Tuesday, September 14, 2010

Small Bites

This past weekend we had Joe’s parents staying with us. This meant an opportunity to go a little crazy at the farmer’s market. I whipped out my check book and wallet every time I saw something that looked interesting, that we hadn’t had before, or was small.

This last piece of information was really only brought to my attention recently. And although it is true, I didn’t realize it until someone else pointed it out. Realizing a facet of your personality is obvious and a bit strange to others may come as a surprise. But in an effort of full disclosure; I like small things - small children, small houses, small flowers, etc. and small foods in particular.
I discovered this is my weakness at the farmer’s market. If you have an abundance of tiny sized produce – send them my way! I bought mini-cantaloupes, pinky-finger-sized potatoes, cherry tomatoes and anything else I could get my hands on. I don’t know if this stems from not having a doll house as a child or what, but I love tiny foods. I also particularly enjoy small serving dishes. I do not mean, however, proper serving sized plates – I mean tiny pots and pans to cook individual servings in. Ramekins, for instance, constantly beckon me from the shelves of cookware stores.
When I was at a department store with my parents once, my dad offered to get me some utensil or cooking tool as a Christmas gift. I then wandered around in a haze of glee until I saw a set of 4 little red calphalon sauce pots. I said “Ooooh Dad! Look at these!”

“Cool, what do you use those for?” he responded.

“Who cares!”
(this elicited a chuckle from the man trailing his wife in the same department, who chimed in with a - ‘aren’t they all like that?’)

This weekend, I came to the conclusion that I may have pushed it a bit too far, when Joe’s father commented to him that I must really like small things. This seemed like a dirty habit of mine somehow, that I should probably monitor – especially for guests.
Nevertheless, the salad I made for our BBQ on the last day of their visit was pretty good, despite my propensity for tiny vegetables. This is a good way to use everything left over that you hadn’t already used in the week. If you have left over cooked vegetables, throw them into the mix. And if you can’t find tiny vegetables, I highly recommend cutting your boring regular sized produce into cute tiny pieces.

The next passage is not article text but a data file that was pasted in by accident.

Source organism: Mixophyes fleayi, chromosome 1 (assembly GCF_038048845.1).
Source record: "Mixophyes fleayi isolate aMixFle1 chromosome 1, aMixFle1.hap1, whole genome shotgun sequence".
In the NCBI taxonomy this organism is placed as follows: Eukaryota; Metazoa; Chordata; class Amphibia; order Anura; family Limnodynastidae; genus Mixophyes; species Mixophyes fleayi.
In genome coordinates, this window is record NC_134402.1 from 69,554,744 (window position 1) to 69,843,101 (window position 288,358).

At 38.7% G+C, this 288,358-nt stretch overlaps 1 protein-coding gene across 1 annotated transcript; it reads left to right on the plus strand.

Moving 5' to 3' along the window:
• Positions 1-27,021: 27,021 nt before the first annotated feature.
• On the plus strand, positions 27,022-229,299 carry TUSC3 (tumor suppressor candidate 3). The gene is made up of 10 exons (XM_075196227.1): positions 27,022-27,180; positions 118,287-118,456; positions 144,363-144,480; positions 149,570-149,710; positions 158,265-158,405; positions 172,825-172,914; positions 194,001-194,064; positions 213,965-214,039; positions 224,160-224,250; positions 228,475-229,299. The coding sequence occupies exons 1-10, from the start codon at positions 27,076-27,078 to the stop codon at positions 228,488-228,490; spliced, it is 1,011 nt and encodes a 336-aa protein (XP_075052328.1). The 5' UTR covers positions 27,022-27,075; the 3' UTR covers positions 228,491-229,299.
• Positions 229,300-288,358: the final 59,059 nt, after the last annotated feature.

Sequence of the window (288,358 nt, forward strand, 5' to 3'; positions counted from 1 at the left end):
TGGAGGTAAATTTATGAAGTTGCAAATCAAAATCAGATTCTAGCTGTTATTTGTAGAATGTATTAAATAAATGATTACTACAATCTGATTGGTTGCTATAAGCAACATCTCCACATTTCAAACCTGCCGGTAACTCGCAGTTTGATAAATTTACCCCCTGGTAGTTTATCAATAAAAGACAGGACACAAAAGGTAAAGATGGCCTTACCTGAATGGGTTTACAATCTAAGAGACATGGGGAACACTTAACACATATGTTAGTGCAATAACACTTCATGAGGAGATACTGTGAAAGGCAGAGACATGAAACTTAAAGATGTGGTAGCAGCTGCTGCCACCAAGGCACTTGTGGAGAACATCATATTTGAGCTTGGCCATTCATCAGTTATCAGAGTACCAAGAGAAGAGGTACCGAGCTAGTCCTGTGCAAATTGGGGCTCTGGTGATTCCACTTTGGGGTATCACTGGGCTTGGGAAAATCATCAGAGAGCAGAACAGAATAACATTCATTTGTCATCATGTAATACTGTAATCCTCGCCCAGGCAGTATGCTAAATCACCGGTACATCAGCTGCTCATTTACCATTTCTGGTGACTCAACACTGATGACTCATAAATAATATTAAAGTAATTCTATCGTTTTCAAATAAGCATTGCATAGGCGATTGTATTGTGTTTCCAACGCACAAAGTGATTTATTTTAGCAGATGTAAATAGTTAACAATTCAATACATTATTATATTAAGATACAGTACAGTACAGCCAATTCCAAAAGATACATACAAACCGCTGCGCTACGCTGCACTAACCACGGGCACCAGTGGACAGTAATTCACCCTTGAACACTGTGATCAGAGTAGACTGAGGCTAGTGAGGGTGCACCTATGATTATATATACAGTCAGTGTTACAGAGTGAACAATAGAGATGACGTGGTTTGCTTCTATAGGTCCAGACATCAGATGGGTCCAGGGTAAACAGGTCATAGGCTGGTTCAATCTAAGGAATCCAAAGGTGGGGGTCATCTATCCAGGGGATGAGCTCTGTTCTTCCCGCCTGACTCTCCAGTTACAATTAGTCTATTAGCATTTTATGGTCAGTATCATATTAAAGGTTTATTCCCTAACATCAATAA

End of Summer Salad

The dressing for this salad came from a Thomas Keller recipe. I will probably destroy the original intent of his, but this can be used with whatever mild vinegar you happen to like, including all those flavored vinegars you have on hand.

1 lb small fingerling potatoes (or boiling potato, cut into uniform size)
1 pint heirloom cherry tomatoes, sliced in half (the more colorful, the better)
1 lb assorted summer beans, cut into ½ inch chunks (green, wax, purple, Italian, Broad etc.)
1 bunch green onions, chopped
1 garlic cloves, finely chopped
2 Tb white wine vinegar (or other light vinegar)
3 Tb olive oil
1 Tb assorted fresh chopped herbs (basil, parsley, rosemary etc.)
Salt and Pepper to taste

Bring a large pot of salted water to a boil. Add potatoes and cook for about 10-15 minutes, testing for doneness often. The time they take to cook depends on how cute I mean small they are.

About 1 minute before the potatoes have finished, add in your summer beans. Once they have all turned a bright color, and are still firm drain all the vegetables.

In the bottom of a large mixing bowl, place onions and garlic. Add drained, hot vegetables on top, and then toss in cherry tomatoes. Stir lightly to combine. Pour vinegar and oil over all vegetables, adding more oil if the salad looks a bit dry. Season with herbs, salt and pepper, and stir to combine.

This salad can be served warm, or cool but is good either way.

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